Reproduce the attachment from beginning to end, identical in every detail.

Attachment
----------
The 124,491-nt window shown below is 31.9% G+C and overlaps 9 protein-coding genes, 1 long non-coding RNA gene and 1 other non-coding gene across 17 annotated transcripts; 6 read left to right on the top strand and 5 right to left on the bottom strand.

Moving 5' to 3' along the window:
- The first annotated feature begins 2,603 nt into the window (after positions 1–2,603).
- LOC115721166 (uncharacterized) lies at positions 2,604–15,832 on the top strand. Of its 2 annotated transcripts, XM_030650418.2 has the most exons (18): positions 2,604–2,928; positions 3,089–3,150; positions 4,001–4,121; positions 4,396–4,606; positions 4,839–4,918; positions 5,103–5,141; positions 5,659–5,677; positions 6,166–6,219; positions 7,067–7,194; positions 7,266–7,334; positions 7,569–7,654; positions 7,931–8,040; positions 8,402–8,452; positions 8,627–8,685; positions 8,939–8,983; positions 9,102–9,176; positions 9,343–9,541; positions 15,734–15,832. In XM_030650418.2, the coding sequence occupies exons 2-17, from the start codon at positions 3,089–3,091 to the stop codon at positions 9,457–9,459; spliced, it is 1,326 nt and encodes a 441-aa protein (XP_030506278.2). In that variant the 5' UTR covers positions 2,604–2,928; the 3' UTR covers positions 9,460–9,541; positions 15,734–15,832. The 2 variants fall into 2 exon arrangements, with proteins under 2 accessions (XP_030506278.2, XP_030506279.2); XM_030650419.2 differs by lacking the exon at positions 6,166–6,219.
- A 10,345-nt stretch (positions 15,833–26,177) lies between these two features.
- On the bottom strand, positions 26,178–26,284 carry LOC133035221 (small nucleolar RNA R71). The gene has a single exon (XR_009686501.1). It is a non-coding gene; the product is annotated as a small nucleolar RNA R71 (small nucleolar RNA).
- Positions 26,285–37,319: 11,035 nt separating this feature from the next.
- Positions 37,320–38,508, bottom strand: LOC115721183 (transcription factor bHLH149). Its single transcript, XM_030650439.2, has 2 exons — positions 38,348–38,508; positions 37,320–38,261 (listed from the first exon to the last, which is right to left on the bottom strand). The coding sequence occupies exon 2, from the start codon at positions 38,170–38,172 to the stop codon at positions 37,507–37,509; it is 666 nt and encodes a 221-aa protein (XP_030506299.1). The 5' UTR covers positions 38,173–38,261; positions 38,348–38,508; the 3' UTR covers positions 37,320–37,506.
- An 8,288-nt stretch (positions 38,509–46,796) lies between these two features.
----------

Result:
The 124,491-nt window shown below is 31.9% G+C and overlaps 9 protein-coding genes, 1 long non-coding RNA gene and 1 other non-coding gene across 17 annotated transcripts; 6 read left to right on the top strand and 5 right to left on the bottom strand.

Moving 5' to 3' along the window:
- The first annotated feature begins 2,603 nt into the window (after positions 1–2,603).
- LOC115721166 (uncharacterized) lies at positions 2,604–15,832 on the top strand. Of its 2 annotated transcripts, XM_030650418.2 has the most exons (18): positions 2,604–2,928; positions 3,089–3,150; positions 4,001–4,121; positions 4,396–4,606; positions 4,839–4,918; positions 5,103–5,141; positions 5,659–5,677; positions 6,166–6,219; positions 7,067–7,194; positions 7,266–7,334; positions 7,569–7,654; positions 7,931–8,040; positions 8,402–8,452; positions 8,627–8,685; positions 8,939–8,983; positions 9,102–9,176; positions 9,343–9,541; positions 15,734–15,832. In XM_030650418.2, the coding sequence occupies exons 2-17, from the start codon at positions 3,089–3,091 to the stop codon at positions 9,457–9,459; spliced, it is 1,326 nt and encodes a 441-aa protein (XP_030506278.2). In that variant the 5' UTR covers positions 2,604–2,928; the 3' UTR covers positions 9,460–9,541; positions 15,734–15,832. The 2 variants fall into 2 exon arrangements, with proteins under 2 accessions (XP_030506278.2, XP_030506279.2); XM_030650419.2 differs by lacking the exon at positions 6,166–6,219.
- A 10,345-nt stretch (positions 15,833–26,177) lies between these two features.
- On the bottom strand, positions 26,178–26,284 carry LOC133035221 (small nucleolar RNA R71). The gene has a single exon (XR_009686501.1). It is a non-coding gene; the product is annotated as a small nucleolar RNA R71 (small nucleolar RNA).
- Positions 26,285–37,319: 11,035 nt separating this feature from the next.
- Positions 37,320–38,508, bottom strand: LOC115721183 (transcription factor bHLH149). Its single transcript, XM_030650439.2, has 2 exons — positions 38,348–38,508; positions 37,320–38,261 (listed from the first exon to the last, which is right to left on the bottom strand). The coding sequence occupies exon 2, from the start codon at positions 38,170–38,172 to the stop codon at positions 37,507–37,509; it is 666 nt and encodes a 221-aa protein (XP_030506299.1). The 5' UTR covers positions 38,173–38,261; positions 38,348–38,508; the 3' UTR covers positions 37,320–37,506.
- An 8,288-nt stretch (positions 38,509–46,796) lies between these two features.